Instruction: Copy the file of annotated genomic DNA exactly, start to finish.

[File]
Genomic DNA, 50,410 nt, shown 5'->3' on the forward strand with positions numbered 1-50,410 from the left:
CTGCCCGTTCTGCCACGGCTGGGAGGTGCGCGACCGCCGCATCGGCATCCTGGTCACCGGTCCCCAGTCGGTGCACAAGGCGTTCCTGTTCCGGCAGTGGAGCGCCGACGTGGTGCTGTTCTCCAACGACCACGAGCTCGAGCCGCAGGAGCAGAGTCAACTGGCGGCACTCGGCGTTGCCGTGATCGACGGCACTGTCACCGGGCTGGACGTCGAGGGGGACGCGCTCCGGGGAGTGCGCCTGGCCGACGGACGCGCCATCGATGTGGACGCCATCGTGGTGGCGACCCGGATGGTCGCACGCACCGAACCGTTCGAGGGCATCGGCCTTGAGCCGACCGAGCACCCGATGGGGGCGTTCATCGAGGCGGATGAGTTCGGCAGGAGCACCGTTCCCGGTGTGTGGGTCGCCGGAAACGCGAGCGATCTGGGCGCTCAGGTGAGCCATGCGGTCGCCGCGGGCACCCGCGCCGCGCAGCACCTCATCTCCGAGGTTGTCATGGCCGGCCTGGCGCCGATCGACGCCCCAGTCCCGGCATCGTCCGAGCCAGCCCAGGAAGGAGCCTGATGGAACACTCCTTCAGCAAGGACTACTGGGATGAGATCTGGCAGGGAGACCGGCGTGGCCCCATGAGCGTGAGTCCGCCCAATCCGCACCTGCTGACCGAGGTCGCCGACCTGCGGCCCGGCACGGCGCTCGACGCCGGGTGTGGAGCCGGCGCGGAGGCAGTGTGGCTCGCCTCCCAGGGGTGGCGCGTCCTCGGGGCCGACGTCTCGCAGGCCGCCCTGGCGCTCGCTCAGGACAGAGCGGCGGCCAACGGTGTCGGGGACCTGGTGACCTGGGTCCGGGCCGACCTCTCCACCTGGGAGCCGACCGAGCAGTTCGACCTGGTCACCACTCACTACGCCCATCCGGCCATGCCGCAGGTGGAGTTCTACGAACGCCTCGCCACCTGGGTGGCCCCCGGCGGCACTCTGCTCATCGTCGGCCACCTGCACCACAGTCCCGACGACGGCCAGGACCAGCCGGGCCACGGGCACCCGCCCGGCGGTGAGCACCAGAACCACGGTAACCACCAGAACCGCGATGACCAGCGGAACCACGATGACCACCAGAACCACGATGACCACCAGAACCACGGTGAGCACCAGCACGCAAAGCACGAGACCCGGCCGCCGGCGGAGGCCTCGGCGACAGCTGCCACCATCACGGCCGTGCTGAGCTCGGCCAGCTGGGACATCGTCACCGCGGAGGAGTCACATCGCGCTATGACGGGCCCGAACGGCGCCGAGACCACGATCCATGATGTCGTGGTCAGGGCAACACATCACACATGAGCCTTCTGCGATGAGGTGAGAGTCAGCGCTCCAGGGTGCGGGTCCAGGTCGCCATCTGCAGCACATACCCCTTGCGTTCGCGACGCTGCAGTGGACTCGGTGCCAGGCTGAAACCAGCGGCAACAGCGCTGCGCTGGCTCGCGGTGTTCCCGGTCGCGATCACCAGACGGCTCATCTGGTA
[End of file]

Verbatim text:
Genomic DNA, 50,410 nt, shown 5'->3' on the forward strand with positions numbered 1-50,410 from the left:
CTGCCCGTTCTGCCACGGCTGGGAGGTGCGCGACCGCCGCATCGGCATCCTGGTCACCGGTCCCCAGTCGGTGCACAAGGCGTTCCTGTTCCGGCAGTGGAGCGCCGACGTGGTGCTGTTCTCCAACGACCACGAGCTCGAGCCGCAGGAGCAGAGTCAACTGGCGGCACTCGGCGTTGCCGTGATCGACGGCACTGTCACCGGGCTGGACGTCGAGGGGGACGCGCTCCGGGGAGTGCGCCTGGCCGACGGACGCGCCATCGATGTGGACGCCATCGTGGTGGCGACCCGGATGGTCGCACGCACCGAACCGTTCGAGGGCATCGGCCTTGAGCCGACCGAGCACCCGATGGGGGCGTTCATCGAGGCGGATGAGTTCGGCAGGAGCACCGTTCCCGGTGTGTGGGTCGCCGGAAACGCGAGCGATCTGGGCGCTCAGGTGAGCCATGCGGTCGCCGCGGGCACCCGCGCCGCGCAGCACCTCATCTCCGAGGTTGTCATGGCCGGCCTGGCGCCGATCGACGCCCCAGTCCCGGCATCGTCCGAGCCAGCCCAGGAAGGAGCCTGATGGAACACTCCTTCAGCAAGGACTACTGGGATGAGATCTGGCAGGGAGACCGGCGTGGCCCCATGAGCGTGAGTCCGCCCAATCCGCACCTGCTGACCGAGGTCGCCGACCTGCGGCCCGGCACGGCGCTCGACGCCGGGTGTGGAGCCGGCGCGGAGGCAGTGTGGCTCGCCTCCCAGGGGTGGCGCGTCCTCGGGGCCGACGTCTCGCAGGCCGCCCTGGCGCTCGCTCAGGACAGAGCGGCGGCCAACGGTGTCGGGGACCTGGTGACCTGGGTCCGGGCCGACCTCTCCACCTGGGAGCCGACCGAGCAGTTCGACCTGGTCACCACTCACTACGCCCATCCGGCCATGCCGCAGGTGGAGTTCTACGAACGCCTCGCCACCTGGGTGGCCCCCGGCGGCACTCTGCTCATCGTCGGCCACCTGCACCACAGTCCCGACGACGGCCAGGACCAGCCGGGCCACGGGCACCCGCCCGGCGGTGAGCACCAGAACCACGGTAACCACCAGAACCGCGATGACCAGCGGAACCACGATGACCACCAGAACCACGATGACCACCAGAACCACGGTGAGCACCAGCACGCAAAGCACGAGACCCGGCCGCCGGCGGAGGCCTCGGCGACAGCTGCCACCATCACGGCCGTGCTGAGCTCGGCCAGCTGGGACATCGTCACCGCGGAGGAGTCACATCGCGCTATGACGGGCCCGAACGGCGCCGAGACCACGATCCATGATGTCGTGGTCAGGGCAACACATCACACATGAGCCTTCTGCGATGAGGTGAGAGTCAGCGCTCCAGGGTGCGGGTCCAGGTCGCCATCTGCAGCACATACCCCTTGCGTTCGCGACGCTGCAGTGGACTCGGTGCCAGGCTGAAACCAGCGGCAACAGCGCTGCGCTGGCTCGCGGTGTTCCCGGTCGCGATCACCAGACGGCTCATCTGGTA